Naples' Naughty Past

The Naples we know today is full of beautiful homes, golf courses, upscale shops and restaurants, and cultural attractions. But the current affluence is perhaps countered by the city’s somewhat less reputable past.

While these days the city has nightclubs, eateries, and even neighborhood bars, there was a time when residents were expected “not” to indulge in alcohol. Several historians point to the Roaring ‘20s and Prohibition as a time when the City of Naples was hardly “dry”.

Years before towering hotels and high-rises went up in Naples, the city was home to bootleggers, moonshiners, and even rumrunners. It was a time in the city’s history when residents drank secretly at dinner and cocktail parties.

As some local historians tell it, getting your hands on alcohol wasn’t very difficult in Naples, even when it wasn’t necessarily legal. Rumrunners and bootleggers were able to utilize hidden inlets and islands, as well as miles of deserted beaches.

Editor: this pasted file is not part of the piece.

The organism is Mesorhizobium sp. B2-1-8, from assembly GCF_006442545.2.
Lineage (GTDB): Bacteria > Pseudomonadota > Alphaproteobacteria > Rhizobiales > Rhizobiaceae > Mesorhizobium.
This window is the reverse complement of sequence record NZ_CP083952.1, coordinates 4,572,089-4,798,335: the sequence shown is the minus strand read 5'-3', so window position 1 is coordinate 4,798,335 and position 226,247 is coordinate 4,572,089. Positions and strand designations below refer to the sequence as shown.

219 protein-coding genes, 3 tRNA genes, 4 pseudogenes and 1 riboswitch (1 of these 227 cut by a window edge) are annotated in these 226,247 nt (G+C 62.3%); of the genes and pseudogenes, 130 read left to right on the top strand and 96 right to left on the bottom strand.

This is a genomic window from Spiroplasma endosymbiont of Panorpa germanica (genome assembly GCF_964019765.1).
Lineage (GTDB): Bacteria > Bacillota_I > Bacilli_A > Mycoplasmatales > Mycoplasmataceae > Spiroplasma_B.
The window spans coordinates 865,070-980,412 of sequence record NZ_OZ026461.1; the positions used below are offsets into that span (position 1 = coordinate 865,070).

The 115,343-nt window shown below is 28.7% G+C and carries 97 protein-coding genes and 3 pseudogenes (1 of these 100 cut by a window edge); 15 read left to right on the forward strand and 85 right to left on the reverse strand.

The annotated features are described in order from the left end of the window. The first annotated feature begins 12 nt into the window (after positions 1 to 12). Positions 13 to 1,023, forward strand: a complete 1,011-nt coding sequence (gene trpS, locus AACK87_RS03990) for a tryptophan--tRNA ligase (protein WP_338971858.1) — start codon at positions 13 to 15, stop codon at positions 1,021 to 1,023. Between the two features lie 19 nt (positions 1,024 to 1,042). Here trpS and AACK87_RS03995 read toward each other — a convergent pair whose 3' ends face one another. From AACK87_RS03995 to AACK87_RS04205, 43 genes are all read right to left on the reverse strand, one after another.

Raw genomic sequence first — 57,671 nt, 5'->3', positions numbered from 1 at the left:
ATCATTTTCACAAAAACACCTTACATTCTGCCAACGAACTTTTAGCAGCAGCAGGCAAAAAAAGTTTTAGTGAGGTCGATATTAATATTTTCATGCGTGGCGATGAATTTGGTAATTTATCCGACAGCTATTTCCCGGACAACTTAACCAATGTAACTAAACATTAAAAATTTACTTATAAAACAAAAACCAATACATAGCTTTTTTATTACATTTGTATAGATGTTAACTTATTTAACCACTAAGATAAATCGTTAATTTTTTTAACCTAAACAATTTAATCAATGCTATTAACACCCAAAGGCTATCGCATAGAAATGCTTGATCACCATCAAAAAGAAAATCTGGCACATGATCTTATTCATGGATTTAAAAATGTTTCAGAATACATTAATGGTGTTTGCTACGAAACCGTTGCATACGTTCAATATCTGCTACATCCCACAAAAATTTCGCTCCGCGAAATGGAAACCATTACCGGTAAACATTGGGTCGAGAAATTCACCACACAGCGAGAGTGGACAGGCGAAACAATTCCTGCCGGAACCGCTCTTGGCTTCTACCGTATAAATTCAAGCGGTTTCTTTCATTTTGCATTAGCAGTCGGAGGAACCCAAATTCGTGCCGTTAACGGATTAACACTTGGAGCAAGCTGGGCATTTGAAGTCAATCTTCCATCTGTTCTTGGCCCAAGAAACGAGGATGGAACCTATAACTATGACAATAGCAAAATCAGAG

From time to time, there were stories about crates that washed up around the Pier, and shipments that were quietly intercepted and carted off by locals. There were all kinds of stories and legends of bootleggers and rumrunners who managed to outsmart local authorities.

Some of those stories involved crates of whiskey, rum, and gin stored in local attics. Some homes had their own creative ways of alluding the law too, such as the city’s oldest home, Palm Cottage. It has a hollowed-out table, which was reportedly used for stashing bottles.

There were reports of unsuspecting fishermen who reeled in sacks of liquor that were likely thrown into the water by actual bootleggers who were trying to avoid detection. There were also moonshiners who hid out in the Everglades.

It’s likely no surprise that there’s now a housing development in nearby Fort Myers called Whiskey Creek. Back in Naples, it’s said the upscale Port Royal community takes its name from a former pirate haven in Jamaica.  

Post a Comment